by Esther Schindler

Protecting Your Online and Real-World Personae (Or, How To Become a Dog on the Internet)

Mar 14, 20074 mins

I’ve lived my life online. And though it doesn’t bother me to share my personal details with strangers, it sometimes concerns me that I have so little control about what you might learn about me, and about how accurate that information might be. As a result, it’s entirely possible that you’ve corresponded with me… without knowing that it’s me.

I’m sure that, the last time you interviewed a candidate for a new position, you did a vanity search on the individual. Just how involved has the candidate been in online communities, demonstrating the expertise in, say, Java development, which she bragged about during your phone conversation? What does she say on her work-related blog, and how well do her attitudes fit in with the teams’? And—here’s where it begins to get dangerous—what do other people have to say about the individual? Plus, what about the posts you find in which, say, a prospective business ally expressed widely divergent views from yours about a political or religious subject? They aren’t relevant, but you know you’ll read them; how will they affect your business relationship?

I’ve never cared much about personal privacy; I have always shared a huge amount of myself online. The world knows about my affection for chocolate (dark, please). Yet, it’s one thing to contemplate the publicity of our own comments, and the awareness that, between Usenet and, those comments are written in indelible ink. It’s another to worry about what others say about us, especially since those remarks are often found without context. And here’s no way to annotate, say, a Usenet posting from 1997, with a comment that “This guy was an utter loon, as you’ll see if you read anything else he wrote.”

A related issue is the difficulty of keeping your personal and work personae separate. Mom probably told you not to say anything in print that would embarass you to find on the front page of the local newspaper the next day, but sometimes you don’t know who’s reading which newspaper. For example, one remark in The Enterprise Committer: When Your Employee Develops Open-Source Code on the Company Payroll was somewhat-in-passing but is relevant here:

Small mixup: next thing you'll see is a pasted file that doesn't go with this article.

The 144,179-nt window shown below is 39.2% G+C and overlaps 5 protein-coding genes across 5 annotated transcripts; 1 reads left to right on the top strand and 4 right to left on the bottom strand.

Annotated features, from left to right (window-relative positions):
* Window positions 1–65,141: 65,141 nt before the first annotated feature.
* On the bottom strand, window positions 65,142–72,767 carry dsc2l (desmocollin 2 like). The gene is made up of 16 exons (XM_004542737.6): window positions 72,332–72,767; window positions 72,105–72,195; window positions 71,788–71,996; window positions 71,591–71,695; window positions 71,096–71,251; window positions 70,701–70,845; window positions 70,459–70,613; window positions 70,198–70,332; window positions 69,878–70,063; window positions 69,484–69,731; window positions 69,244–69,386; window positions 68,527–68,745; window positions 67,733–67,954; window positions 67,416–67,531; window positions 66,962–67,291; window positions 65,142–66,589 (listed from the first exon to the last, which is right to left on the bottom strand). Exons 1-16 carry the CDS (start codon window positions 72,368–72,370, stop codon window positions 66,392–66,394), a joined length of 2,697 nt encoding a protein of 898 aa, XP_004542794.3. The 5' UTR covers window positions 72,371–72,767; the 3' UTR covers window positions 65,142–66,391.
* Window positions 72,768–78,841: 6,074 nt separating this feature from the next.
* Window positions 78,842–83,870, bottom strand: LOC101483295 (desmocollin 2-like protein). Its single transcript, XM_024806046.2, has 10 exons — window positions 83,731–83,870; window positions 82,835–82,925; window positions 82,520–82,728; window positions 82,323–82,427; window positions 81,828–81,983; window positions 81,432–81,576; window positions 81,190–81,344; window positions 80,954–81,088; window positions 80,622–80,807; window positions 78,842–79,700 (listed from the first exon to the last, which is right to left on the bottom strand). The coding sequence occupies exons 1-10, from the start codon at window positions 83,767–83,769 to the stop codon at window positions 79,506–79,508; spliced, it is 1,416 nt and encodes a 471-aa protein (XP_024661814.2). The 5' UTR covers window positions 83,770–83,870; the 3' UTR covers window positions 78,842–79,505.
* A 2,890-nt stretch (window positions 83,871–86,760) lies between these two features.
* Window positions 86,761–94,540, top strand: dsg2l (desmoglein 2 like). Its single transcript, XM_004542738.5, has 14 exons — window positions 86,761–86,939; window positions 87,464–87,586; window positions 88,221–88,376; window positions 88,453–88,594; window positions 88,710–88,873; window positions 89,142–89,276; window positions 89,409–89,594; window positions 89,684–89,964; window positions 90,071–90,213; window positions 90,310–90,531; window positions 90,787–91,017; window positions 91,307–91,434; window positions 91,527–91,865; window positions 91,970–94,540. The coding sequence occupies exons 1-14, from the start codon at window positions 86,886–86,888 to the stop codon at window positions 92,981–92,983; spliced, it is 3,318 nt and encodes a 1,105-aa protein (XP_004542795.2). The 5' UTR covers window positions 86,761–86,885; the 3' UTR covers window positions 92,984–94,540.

Says Leach, “Open-source identity is a harder one to solve, and to be honest, it’s one I struggle with all the time. Corporate versus open source is easier; you can always keep e-mail addresses separate, or even use a different name. (This becomes a bit of a problem when you start wanting to go to conferences!)” But generally, she advises, developers should just think about what they’re writing, act professionally on mailing lists and remember they’re representing the company.

Yet, we aren’t all professionals, at least not 100% of the time. Last summer, I found myself getting involved in an online community that has nothing whatsoever to what I do for a living. In fact, it’s in the “race color creed” set of subjects that would be a Bad Thing to have come up if somone was doing a work-related vanity search. (Nothing embarrassing, just not-your-business.) It’s an active discussion forum, and as you may imagine I’ve never been a successful lurker. If I had used my real name I expect my posts would show up fairly high in a vanity search. As a result—simply to protect my “real self”—I joined the community with an avatar and I have carefully kept any part of my Real Life out of ensuing conversations. (Then for some reason everyone decided that I was male, which was another interesting experience. But I digress.) In an earlier online era, I was friends with a South American Ambassador stationed in Europe; for his sillier online community activity, he used the (sysop-approved) name “Ferdinand Sanz” (and I think most people missed the pun, unless they spoke it aloud with a Spanish accent).

However, you don’t need to be talking about an intimate or spiritual subject to need to protect your online identity. Sometimes, you need to do so just so you can speak freely, without mentioning the specifics involved (such as the name of your employer). Many online communities, such as an online community for software testing and quality assurance professionals make it Really Okay to use a pseudonym or an avatar, so that you can write, “My shop really screwed up its QA process when it….” It isn’t relevant who the company is; nobody cares. What they care about is the open discussion of a problem and the community’s conversation about reaching solutions.

Those are the actions that work for me. What do you do to protect your own privacy?